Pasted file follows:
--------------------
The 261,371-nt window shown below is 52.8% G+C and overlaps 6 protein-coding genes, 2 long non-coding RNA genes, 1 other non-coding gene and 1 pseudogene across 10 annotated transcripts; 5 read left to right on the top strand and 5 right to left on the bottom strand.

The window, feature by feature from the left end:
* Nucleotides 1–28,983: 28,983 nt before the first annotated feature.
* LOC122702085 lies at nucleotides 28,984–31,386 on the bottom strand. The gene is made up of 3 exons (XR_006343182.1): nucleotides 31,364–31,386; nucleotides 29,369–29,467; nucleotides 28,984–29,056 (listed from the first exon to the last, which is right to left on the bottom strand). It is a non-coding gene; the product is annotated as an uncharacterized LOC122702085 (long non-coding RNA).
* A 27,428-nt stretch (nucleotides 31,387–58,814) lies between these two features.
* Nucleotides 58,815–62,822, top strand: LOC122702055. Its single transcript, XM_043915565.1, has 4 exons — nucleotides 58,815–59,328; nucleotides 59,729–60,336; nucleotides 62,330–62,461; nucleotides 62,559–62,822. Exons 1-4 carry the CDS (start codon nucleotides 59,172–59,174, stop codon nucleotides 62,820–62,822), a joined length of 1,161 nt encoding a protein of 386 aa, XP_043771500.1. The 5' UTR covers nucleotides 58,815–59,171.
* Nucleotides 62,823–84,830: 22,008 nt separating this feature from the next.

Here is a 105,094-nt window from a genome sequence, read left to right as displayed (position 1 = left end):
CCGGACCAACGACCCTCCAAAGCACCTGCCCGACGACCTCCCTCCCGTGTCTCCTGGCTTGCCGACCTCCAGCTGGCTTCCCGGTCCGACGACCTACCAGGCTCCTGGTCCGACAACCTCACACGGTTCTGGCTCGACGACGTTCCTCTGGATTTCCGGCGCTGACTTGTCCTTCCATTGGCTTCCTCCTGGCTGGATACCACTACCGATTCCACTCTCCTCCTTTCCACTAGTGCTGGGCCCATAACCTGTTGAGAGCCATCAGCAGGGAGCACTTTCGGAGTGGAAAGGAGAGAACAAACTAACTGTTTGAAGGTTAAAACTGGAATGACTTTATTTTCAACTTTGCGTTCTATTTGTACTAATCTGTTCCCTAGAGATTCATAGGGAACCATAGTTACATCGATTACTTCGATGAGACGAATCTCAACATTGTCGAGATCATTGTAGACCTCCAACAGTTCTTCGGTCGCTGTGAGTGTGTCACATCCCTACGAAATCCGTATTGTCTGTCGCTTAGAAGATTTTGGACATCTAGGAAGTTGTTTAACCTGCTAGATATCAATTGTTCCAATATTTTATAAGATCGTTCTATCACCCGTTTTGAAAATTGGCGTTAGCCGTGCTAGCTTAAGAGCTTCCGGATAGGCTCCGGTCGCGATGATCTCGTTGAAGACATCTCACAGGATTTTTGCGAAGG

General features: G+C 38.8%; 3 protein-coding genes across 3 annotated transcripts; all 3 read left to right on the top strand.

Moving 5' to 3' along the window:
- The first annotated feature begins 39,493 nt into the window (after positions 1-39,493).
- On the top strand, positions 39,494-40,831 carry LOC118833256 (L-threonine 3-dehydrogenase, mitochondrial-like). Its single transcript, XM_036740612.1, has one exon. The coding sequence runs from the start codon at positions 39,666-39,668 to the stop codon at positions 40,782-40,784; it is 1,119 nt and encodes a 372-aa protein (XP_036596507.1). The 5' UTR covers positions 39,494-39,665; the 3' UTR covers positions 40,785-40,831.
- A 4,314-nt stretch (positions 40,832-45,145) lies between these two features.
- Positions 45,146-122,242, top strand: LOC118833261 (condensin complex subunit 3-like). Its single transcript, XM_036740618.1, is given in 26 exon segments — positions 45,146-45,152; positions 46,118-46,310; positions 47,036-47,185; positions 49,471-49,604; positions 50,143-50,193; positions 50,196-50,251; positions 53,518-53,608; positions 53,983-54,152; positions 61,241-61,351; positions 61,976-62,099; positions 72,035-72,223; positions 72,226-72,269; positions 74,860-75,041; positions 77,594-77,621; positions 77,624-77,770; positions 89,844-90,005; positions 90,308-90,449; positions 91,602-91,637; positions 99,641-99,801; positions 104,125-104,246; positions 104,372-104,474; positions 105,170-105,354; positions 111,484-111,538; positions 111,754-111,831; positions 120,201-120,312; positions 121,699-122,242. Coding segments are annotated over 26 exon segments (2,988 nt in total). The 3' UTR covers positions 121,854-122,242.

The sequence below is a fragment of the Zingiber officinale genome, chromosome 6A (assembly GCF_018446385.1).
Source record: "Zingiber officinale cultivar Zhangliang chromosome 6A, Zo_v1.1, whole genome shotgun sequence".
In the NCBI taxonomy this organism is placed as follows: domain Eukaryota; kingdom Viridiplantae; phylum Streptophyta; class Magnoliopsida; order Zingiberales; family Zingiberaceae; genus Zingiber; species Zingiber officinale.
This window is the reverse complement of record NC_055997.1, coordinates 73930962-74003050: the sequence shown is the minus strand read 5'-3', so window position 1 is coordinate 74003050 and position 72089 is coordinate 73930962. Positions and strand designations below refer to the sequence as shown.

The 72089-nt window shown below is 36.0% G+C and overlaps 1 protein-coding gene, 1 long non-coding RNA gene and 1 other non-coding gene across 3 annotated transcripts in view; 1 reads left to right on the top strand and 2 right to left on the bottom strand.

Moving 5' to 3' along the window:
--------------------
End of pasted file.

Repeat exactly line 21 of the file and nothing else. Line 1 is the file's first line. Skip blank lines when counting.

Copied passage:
Moving 5' to 3' along the window: